Isn’t it dangerous?

This, of course, is one of the first questions people ask when they find out that a defenceless woman like me is trying to ride her bicycle around the world.

And no, it’s not. Not at all.

I don’t know exactly what’s running through people’s minds when they ask me this. Maybe they’re under the impression that the rest of the world is full of thieves, murderers and rapists, or that I’ll be lynched by an anti-British mob as soon as I set foot out of Europe. None of this is true. Since I left the UK the few traumatic experiences I’ve had have been entirely self-inflicted (getting wet feet; accidentally stabbing myself with my multitool), and almost everyone I’ve met has welcomed me to their country, fed me, invited me into their home within minutes of meeting me, given me presents, put me in touch with friends and family further down the road, and generally looked after me to an extent that puts us cold-hearted Britons to shame. The world is, I have come to believe, a very good place.

But in case you’re still not convinced, or think that I’ve just got lucky so far, let me give you some more rational arguments.

According to this Telegraph article, I am more likely to be murdered, raped or robbed at home than I am abroad, and going by the statistics I’ve been able to find with a cursory google search (and echoing one of the safety talks at the RGS’s Explore event last year), of all the Britons who die abroad every year (and excluding those who die of natural causes), the great majority perished in road accidents (with drowning, and falling from balconies also featuring prominently).

But that’s no comfort, you may argue, when one considers that the majority of my waking hours are spent in close proximity to moving traffic. Sure, I’m unlikely to be be murdered in my tent at night, but the probability of my being run over by a car during the day is still worryingly high.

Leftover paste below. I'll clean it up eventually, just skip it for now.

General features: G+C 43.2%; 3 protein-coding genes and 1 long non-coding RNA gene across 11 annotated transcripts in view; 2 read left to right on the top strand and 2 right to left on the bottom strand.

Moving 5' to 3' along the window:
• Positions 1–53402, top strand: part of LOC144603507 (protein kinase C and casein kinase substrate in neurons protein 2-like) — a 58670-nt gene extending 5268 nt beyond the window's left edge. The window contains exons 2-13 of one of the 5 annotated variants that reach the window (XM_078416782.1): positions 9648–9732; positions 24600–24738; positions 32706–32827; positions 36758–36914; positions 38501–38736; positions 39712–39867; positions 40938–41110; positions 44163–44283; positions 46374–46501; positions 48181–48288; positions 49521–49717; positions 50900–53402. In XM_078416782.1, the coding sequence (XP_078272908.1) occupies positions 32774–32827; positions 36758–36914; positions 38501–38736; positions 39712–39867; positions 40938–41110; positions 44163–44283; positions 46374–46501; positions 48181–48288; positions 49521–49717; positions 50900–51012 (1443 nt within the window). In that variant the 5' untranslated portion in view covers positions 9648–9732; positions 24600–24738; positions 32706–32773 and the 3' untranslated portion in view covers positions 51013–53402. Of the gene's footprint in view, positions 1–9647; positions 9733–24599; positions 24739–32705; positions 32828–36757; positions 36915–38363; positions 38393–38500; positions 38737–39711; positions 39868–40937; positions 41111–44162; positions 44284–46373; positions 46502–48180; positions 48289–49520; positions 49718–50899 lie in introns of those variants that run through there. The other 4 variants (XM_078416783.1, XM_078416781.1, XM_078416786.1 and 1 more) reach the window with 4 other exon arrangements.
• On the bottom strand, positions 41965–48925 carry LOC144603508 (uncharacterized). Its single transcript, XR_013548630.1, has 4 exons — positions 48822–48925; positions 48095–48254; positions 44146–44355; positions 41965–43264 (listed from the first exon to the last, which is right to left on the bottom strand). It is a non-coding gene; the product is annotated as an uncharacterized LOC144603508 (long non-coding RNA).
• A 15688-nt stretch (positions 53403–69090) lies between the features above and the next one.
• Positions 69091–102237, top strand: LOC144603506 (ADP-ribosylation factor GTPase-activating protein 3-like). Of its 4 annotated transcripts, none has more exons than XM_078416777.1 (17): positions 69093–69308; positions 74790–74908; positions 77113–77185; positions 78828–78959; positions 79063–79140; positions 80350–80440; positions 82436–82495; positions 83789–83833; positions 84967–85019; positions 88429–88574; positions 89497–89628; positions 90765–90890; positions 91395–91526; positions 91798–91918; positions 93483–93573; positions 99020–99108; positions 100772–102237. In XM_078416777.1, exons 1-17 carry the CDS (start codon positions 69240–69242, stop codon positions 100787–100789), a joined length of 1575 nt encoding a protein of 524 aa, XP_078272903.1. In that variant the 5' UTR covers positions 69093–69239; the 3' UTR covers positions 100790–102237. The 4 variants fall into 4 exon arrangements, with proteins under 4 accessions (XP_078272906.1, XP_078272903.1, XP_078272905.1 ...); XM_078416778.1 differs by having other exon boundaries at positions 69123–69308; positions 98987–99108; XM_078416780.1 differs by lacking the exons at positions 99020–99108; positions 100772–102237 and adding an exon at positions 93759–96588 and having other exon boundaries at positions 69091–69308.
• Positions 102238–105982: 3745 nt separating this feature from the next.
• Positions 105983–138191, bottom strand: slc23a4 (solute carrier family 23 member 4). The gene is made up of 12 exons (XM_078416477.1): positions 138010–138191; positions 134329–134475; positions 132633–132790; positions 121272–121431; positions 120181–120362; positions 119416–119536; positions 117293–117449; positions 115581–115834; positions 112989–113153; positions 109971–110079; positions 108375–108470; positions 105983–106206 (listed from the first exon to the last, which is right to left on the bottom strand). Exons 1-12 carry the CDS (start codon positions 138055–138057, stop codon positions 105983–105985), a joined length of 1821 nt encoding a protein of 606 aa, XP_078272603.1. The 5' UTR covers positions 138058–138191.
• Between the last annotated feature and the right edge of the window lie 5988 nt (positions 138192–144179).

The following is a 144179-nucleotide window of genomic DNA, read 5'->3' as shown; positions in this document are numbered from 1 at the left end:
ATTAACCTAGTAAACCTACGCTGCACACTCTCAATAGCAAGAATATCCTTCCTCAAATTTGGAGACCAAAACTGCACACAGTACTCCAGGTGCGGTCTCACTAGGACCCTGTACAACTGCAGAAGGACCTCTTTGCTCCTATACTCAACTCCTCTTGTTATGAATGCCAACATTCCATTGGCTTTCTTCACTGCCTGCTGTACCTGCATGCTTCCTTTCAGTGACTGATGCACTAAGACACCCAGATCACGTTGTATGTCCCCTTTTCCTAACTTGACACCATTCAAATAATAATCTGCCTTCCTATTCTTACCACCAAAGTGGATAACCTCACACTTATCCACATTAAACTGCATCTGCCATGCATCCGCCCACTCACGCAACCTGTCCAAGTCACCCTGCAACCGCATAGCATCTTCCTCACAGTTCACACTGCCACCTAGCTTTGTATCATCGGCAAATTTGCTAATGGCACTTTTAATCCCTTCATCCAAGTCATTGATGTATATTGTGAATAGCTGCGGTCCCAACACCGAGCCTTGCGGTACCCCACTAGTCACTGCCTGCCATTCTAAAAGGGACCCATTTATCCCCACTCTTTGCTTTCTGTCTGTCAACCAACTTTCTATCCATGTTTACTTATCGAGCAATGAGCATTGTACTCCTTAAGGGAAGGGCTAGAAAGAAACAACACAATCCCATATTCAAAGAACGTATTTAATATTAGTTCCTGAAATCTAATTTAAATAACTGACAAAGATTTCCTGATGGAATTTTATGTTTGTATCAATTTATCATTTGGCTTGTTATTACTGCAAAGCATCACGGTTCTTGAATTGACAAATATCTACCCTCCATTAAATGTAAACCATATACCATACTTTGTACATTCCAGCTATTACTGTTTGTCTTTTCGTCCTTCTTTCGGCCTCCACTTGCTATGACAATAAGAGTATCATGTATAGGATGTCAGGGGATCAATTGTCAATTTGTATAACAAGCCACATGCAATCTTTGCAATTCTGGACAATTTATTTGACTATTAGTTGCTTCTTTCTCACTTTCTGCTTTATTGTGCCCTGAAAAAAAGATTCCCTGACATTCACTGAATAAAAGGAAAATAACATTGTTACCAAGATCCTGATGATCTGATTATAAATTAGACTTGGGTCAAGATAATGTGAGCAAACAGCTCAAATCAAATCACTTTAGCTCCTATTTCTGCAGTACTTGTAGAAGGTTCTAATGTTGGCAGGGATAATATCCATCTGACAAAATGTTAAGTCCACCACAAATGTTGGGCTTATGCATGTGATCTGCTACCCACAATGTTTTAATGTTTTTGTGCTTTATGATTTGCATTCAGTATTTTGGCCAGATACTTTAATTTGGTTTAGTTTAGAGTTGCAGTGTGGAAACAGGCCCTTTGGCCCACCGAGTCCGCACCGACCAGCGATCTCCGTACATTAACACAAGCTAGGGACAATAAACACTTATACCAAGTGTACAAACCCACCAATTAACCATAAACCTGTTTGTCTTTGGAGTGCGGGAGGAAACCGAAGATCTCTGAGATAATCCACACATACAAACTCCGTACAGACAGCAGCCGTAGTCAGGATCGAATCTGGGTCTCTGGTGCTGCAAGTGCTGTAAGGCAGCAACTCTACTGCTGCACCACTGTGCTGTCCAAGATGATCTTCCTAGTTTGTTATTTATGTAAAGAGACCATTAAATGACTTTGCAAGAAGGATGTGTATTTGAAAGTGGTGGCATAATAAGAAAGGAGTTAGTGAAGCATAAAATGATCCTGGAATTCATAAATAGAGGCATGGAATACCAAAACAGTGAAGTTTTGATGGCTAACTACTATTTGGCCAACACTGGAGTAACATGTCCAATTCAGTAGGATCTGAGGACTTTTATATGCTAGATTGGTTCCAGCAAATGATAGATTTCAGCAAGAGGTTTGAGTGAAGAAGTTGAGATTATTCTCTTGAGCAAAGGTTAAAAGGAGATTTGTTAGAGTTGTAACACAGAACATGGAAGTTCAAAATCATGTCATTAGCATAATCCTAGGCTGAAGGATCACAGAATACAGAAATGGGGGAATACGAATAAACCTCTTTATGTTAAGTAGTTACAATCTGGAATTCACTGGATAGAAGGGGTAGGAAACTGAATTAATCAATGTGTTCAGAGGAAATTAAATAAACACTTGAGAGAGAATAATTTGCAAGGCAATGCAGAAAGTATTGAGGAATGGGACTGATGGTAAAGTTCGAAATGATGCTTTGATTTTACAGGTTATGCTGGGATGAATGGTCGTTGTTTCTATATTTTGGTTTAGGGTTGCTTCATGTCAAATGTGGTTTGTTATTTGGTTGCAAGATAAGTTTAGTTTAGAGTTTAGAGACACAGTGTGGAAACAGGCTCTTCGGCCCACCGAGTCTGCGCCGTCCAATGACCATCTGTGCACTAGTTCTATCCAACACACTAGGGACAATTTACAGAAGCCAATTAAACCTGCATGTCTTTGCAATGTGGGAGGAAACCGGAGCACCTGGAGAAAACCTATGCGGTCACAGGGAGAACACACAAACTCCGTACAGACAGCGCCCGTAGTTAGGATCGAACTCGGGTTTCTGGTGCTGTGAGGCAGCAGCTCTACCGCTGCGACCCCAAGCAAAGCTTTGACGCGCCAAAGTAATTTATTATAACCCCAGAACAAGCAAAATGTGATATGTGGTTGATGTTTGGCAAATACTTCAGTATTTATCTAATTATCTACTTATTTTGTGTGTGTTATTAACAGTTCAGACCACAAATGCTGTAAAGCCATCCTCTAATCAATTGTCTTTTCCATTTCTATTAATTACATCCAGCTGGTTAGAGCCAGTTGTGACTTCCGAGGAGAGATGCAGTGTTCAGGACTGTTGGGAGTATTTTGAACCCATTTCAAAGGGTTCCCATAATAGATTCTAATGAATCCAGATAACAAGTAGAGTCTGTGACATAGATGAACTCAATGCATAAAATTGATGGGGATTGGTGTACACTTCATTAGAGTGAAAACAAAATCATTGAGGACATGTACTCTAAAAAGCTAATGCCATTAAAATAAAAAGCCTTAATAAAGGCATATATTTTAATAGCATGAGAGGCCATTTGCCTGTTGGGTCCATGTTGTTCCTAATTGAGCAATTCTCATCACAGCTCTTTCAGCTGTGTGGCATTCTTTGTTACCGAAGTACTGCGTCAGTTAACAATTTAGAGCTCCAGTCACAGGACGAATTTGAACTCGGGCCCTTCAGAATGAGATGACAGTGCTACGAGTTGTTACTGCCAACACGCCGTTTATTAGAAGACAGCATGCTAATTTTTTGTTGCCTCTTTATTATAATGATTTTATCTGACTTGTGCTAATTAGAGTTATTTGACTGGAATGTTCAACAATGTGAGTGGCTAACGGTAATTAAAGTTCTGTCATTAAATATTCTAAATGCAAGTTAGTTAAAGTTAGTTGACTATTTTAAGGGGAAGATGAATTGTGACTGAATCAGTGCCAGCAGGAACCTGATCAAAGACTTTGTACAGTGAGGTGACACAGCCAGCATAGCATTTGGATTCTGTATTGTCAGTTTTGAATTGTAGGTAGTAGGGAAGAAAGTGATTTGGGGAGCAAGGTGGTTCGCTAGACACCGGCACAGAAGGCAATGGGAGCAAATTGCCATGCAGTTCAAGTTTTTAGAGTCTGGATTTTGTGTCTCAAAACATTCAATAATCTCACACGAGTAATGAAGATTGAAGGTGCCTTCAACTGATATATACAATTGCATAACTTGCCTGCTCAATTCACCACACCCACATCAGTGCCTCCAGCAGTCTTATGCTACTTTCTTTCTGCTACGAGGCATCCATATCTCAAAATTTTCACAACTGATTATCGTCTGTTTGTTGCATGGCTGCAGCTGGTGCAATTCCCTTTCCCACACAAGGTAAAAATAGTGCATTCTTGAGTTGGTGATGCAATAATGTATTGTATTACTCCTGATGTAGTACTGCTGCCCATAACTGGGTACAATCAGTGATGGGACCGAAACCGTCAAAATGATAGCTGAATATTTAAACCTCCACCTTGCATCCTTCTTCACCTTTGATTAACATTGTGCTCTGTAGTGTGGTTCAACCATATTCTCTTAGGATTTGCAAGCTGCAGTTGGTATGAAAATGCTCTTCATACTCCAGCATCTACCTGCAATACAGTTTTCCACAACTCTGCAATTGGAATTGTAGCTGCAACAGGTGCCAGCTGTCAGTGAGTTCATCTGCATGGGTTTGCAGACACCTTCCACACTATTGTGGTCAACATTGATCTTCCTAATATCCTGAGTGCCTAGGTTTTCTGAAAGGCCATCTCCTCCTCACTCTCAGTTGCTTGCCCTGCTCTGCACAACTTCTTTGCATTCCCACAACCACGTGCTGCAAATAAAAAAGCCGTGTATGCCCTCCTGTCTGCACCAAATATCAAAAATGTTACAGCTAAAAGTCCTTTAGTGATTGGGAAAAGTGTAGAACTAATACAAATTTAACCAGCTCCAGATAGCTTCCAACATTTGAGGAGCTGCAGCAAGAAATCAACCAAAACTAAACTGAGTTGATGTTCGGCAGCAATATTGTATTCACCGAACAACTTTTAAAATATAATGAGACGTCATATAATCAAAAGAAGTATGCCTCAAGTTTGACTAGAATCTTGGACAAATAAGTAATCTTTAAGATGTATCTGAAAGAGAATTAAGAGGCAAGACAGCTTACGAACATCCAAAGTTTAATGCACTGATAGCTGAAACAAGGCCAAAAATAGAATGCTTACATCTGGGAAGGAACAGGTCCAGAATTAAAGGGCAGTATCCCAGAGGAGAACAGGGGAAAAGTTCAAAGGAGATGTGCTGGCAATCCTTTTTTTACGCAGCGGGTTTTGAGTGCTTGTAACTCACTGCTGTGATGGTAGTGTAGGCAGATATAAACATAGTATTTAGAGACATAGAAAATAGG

Well, perhaps. But you’re forgetting that for the past three years I’ve been working as a cycle courier, which is regularly recognized as being one of the most dangerous jobs in the world. And although I used to protest that it really wasn’t that bad, I did spend a great deal of my time quivering with either rage or fear after being cut up, knocked off, shouted at, rammed, threatened, stalked, and generally terrorized by drivers. I ended up in hospital several times, though thankfully I was lucky enough to avoid breaking any bones, unlike many of my colleagues. Several times a year, word goes out among the London couriers that there’s to be yet another fundraiser to help support one of our comrades who’s been injured on the job and needs help to pay his rent while he recovers. A couple of weeks after I left the UK, a chap I used to work with was hit by a lorry at Vauxhall Cross, and dragged underneath it for several metres. He survived, but only came out of hospital a couple of weeks ago, and probably won’t ride a bike again. There hasn’t been a death for seven years, but that’s no guarantee there won’t be another one tomorrow. Looking back, it was often a brutal and frightening way of life, much as I used to love it.

So far on this trip I’ve been hit by a car just once. That was in south London, on Day 7. (No damage done. The driver turned left in front of me, without indicating or checking his mirrors, knocked me over, and apologized profusely when he realized what had happened.)

I’ve decided that I will ride through Balochistan, by the way. It all fell into place as I was cycling through the rush hour traffic on the motorway leading into İstanbul the other week, with lorries swishing past me, far too close and far too fast, thinking about how worried my parents would be if they could see me now. The main danger on this trip is the traffic, make no mistake. There have been three abductions of Westerners in Balochistan in the last three years. Two of them were in 2009, which is now some time ago, but let’s call that an average of one per year. Between 2000 and  2010, the average number of cyclists killed on the roads of London every year was 15.9. For some reason that no one has been able to figure out, an unusually high proportion of these were women in their twenties and thirties – like me. And, given that I used to spend around 50 hours per week riding my bike in London, surely I was even more at risk than most.

I’m not trying to argue that I’m invincible. No no no.

Let’s be realistic – there’s certainly a chance that I’ll be hit by a vehicle at some point over the next few years. But there was a much higher risk of that happening when I was riding my bike around London all week. Perhaps, rather than worrying about how dangerous my trip is, we should all be breathing a sigh of relief that I’ve got myself out of the fire and back into the frying pan.

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